(As of January 2015)
–I recommend an E-Visa. Cost a few more dollars, but it will save hours at the embassy if coming from Bangkok.
–Development is coming quick. Rules and regulations are changing constantly, sometimes on a weekly basis, so try to keep informed.
–The most crucial advice I can offer when traveling Myanmar; patience and preparation. I am serious. With these two factors in mind, one’s holiday will be much more enjoyable.
–Allow for travel time. Myanmar tends to be anything but on time and if one’s transportation is on time, then a delay will most likely come at some point.
–People are genuine and quite friendly! Everyone smiles and offers what they can, whether it is a cup of tea or directions to one’s hotel/hostel.
–Whether trains or buses, a ride will range from uncomfortably warm to freezing cold. In fact, this advice applies to Myanmar as a whole.
–Bus could mean sitting on the top of a truck, piled high with goods. The burlap sacks are more comfortable than the bench seats provided.
–Air Asia offers a free shuttle service to and from the airport out of Mandalay.
–Keep your money in the best condition as possible. Especially with the U.S dollar, many merchants refuse damaged currency, even as minimal as a few creases.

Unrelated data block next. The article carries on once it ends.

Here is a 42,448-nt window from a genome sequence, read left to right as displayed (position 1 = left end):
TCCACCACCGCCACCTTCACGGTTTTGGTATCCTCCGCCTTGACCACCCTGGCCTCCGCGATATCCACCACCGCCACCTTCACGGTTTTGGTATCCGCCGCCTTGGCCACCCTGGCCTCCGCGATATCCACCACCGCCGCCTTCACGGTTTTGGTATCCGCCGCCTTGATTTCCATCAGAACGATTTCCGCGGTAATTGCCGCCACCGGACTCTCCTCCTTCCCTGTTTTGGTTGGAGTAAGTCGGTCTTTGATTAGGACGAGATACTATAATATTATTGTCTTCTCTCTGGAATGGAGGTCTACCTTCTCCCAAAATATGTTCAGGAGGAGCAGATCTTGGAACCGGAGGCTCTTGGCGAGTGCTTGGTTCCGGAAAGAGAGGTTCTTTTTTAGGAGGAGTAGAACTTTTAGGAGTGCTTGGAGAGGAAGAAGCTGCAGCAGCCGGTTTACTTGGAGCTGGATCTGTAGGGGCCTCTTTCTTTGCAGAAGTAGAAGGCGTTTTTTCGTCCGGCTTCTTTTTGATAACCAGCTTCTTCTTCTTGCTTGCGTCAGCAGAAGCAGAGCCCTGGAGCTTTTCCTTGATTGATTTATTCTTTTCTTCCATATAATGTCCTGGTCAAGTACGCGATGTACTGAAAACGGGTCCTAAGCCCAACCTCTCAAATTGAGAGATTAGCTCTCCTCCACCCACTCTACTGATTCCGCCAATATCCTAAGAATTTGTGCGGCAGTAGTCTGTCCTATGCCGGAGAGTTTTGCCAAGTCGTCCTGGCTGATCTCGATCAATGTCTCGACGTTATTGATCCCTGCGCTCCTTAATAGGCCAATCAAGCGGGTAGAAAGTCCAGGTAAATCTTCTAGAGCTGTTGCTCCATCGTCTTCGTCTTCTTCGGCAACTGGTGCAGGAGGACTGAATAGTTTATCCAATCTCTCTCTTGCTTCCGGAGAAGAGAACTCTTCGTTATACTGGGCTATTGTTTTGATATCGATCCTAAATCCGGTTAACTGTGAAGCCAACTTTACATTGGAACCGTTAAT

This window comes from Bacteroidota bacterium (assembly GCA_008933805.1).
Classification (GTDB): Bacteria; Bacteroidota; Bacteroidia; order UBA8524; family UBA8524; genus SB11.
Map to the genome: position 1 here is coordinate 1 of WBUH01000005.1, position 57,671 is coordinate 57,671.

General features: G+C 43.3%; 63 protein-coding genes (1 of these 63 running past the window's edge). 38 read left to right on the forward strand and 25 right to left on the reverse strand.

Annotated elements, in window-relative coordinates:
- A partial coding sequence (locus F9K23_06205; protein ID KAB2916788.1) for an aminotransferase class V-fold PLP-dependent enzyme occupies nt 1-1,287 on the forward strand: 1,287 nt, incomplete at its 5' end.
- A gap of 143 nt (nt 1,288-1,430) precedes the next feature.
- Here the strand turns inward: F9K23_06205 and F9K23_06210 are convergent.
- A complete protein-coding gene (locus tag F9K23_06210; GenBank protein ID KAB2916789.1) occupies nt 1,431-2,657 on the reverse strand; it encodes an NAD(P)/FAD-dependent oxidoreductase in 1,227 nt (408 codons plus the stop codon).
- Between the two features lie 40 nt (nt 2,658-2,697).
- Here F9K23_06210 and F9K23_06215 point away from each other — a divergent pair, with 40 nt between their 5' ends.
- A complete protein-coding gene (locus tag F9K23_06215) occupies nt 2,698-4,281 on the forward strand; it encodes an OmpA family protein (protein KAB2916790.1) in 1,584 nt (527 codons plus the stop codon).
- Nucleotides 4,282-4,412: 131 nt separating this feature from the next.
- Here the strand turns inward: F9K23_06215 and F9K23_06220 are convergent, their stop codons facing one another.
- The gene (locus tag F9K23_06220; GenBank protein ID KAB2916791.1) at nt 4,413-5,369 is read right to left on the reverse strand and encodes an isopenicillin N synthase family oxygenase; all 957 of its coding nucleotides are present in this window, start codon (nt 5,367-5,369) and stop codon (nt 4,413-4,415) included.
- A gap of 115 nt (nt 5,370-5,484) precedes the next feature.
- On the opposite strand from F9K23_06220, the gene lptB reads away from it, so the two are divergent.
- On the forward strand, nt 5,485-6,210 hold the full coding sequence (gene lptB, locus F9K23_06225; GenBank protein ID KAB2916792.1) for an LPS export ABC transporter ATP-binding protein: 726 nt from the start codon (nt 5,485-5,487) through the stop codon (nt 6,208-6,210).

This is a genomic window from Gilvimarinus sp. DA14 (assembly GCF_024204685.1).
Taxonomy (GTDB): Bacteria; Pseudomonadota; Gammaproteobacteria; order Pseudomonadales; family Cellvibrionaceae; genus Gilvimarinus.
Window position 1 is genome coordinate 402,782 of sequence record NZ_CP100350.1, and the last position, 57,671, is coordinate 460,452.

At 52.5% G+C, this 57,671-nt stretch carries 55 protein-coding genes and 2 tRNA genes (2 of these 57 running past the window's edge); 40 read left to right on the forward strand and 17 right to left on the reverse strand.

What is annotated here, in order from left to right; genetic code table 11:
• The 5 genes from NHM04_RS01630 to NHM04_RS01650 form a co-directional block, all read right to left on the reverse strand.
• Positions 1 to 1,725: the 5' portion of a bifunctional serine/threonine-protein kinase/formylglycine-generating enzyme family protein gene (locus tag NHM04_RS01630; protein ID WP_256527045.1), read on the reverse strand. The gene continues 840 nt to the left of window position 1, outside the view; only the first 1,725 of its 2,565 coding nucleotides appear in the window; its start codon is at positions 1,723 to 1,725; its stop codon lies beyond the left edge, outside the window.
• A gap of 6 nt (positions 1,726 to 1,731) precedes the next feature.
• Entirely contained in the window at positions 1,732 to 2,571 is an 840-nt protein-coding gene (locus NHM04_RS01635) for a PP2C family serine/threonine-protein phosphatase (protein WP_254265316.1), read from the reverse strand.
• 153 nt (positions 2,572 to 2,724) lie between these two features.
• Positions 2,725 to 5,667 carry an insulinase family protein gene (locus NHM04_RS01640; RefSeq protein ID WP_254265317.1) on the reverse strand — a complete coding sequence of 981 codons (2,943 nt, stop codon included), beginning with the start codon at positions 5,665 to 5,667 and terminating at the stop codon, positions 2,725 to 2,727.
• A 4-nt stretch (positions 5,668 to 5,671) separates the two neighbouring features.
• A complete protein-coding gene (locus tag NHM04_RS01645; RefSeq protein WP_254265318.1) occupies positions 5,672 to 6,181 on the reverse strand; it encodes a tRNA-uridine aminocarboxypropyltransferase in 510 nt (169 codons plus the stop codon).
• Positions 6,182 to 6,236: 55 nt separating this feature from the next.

–Opt for the upper class on any long train ride. Yes, one will get a unique, cultural experience when travelling ordinary class; however, after twenty four hours it becomes grueling. With that being said, ordinary class is a worthwhile once in a lifetime experience for the true traveler that yearns adventure, but be forewarned.
–Tourists pay more. This is a common theme in Southeast Asia, so just accept it now.
–Eat at a local restaurant! The food is great and usually costs less than one dollar. With unlimited side dishes (from my experience) and hot, green tea, one is guaranteed to be well nourished.
Currency– 1,000 kyat (pronounced jet) = 1 U.S dollar (give or take)
Ming-la-ba = Hello
Jay-sue-tim-ba-day = Thank you very much (more respectful and much appreciated)
Jay-sue-bay = Thanks (casual)
–Here are a few cheap, clean, and decent spots to catch a snooze with friendly and helpful staff. Breakfast is also included. I am sure there are many other locations, but these are what I found.
Agga Guest House
-Plenty of local restaurants and street vendors are in the vicinity, as well as the river and 19th street (popular vendor/restaurant spot) being within walking distance.
-9,000 kyat taxi fare to/from the bus station
-8-10,000 kyat taxi fare to/from the airport
View Point Inn
-1,000 kyat bicycle rental
-Simple, but satisfying breakfast
-Staff available at 4am when the bus arrives
-8 – 10,000 kyat taxi fare from the bus station
Yoe Yoe Lay Guesthouse
-Watermelon and juice upon arrival
-Free water refills
-Substantial, great breakfast that keeps on coming
-The family owned hostel takes care of all guests’ needs, including transportation, tours, dining, and information around Mandalay and beyond.
-1,500 kyat motorbike taxi to the train station and Air Asia pick up service
-The only downside is being located outside of the city center, but it’s convenient when heading to Pyin Oo Lwin and Hsipaw by pickup or taxi